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Stockdale Center for Ethical Leadership
Stockdale Center for Ethical Leadership

A series that addresses the Brigade Honor Concept at the United States Naval Academy

“Character development is an ongoing process and midshipmen must make the choice to live honorably each day and earn the trust that comes with a commission in the Navy or Marine Corps."   
Vice Admiral Sean Buck, Superintendent, United States Naval Academy

 

The Naval Academy’s Honor Concept is a guiding light for how Midshipmen should conduct themselves. It is a personal moral compass embraced by the Brigade as essential ideals that set the foundation to living honorably as both a Midshipman and officer in the Navy and Marine Corps. The Honor Concept formalizes the requirement for Midshipmen to demonstrate integrity while refusing to lie, cheat or steal. It simply expects midshipmen to "stand for that which is right".
The Naval Academy has an "Honor Concept" because Midshipmen embrace the challenge of owning the moral standard and helping their peers act as persons of integrity. There is no toleration clause as there would be in an "Honor Code". This is purposeful because the onus for change is not with the Honor Concept, but the responsibility lies with the Brigade of Midshipmen to live up to its principles.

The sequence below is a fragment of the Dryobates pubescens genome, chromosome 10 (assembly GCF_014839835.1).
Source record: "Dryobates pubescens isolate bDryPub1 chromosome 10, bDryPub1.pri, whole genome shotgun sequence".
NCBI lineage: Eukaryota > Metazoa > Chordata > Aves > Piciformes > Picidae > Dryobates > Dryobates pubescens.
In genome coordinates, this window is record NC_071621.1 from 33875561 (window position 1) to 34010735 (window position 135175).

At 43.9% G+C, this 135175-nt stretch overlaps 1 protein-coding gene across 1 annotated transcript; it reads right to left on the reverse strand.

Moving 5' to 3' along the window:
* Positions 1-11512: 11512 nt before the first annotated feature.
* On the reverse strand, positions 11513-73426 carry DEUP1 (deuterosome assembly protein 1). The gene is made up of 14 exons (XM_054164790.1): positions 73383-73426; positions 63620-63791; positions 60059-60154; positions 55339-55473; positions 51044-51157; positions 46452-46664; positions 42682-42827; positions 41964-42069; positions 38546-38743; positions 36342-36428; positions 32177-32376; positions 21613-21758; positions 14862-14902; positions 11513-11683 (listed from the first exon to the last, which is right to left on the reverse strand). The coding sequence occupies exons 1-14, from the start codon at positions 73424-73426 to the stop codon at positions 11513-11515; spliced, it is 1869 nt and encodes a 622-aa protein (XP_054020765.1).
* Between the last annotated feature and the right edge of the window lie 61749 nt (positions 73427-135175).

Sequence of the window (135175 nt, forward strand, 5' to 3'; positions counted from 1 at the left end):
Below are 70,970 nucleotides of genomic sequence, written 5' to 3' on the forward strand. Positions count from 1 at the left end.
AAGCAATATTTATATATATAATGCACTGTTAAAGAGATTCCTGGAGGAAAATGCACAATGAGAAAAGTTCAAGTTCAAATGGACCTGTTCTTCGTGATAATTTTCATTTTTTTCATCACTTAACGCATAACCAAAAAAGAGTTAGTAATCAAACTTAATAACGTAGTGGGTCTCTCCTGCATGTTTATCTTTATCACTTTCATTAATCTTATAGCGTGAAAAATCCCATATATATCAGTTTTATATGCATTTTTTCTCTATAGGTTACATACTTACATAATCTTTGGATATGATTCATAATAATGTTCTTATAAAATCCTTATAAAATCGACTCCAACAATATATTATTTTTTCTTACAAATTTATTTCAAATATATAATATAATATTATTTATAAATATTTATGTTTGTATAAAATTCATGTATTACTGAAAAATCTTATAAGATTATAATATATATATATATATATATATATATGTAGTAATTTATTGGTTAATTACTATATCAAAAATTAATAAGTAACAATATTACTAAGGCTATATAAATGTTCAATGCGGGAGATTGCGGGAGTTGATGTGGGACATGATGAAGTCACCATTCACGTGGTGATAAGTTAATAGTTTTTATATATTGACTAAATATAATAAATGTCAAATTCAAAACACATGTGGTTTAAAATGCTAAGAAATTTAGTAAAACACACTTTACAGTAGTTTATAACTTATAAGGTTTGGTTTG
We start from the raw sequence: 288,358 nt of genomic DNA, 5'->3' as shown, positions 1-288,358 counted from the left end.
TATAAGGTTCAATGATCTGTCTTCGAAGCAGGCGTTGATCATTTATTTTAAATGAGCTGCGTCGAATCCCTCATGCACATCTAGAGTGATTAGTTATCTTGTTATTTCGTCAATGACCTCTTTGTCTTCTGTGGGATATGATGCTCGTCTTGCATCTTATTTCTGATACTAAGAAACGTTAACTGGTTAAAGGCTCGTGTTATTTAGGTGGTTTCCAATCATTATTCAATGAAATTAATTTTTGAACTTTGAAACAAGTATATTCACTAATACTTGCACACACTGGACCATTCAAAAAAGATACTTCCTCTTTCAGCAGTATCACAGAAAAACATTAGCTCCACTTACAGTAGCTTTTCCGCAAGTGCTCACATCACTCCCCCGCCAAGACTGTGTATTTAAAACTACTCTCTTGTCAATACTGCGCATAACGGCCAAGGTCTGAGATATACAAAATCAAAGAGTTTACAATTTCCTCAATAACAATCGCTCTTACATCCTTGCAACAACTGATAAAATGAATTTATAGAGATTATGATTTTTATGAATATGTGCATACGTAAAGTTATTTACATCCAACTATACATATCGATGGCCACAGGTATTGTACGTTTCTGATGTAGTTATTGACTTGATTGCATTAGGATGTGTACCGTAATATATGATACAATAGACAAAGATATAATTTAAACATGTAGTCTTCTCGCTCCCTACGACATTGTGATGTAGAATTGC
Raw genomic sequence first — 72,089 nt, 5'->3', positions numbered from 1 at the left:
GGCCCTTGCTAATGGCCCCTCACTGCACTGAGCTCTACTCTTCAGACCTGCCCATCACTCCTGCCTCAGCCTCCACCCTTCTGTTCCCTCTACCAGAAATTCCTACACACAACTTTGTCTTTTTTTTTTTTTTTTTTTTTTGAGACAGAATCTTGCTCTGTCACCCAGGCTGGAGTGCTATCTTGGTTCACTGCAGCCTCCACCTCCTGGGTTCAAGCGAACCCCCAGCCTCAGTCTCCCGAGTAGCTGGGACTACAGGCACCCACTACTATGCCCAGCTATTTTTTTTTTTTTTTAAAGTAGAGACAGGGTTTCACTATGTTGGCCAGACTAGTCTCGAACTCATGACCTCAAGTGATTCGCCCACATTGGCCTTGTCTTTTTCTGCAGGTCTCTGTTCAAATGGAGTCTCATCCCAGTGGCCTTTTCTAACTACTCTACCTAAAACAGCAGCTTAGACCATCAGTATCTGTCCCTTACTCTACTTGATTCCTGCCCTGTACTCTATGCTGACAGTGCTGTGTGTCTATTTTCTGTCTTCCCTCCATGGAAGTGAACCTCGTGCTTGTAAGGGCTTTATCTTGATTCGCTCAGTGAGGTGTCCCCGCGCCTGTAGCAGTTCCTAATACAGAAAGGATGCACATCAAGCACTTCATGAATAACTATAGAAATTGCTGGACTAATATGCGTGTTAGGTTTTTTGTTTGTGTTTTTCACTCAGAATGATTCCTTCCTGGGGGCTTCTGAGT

Midshipmen are persons of integrity: They stand for that which is right.

They tell the truth and ensure the truth is known. They do not lie.

They embrace fairness in all actions. They ensure that work submitted as their own is their own, and that assistance received from any source is authorized and properly documented. They do not cheat.

They respect the property of others and ensure that others are able to benefit from the use of their own property. They do not steal. 

 

This six-part series is for and by Midshipmen. It is a tool to better understand the principles of the Honor Concept of the Brigade of Midshipmen.

For best results, it should be listened to sequentially, and then discussed with Companymates, Classmates, and interested friends.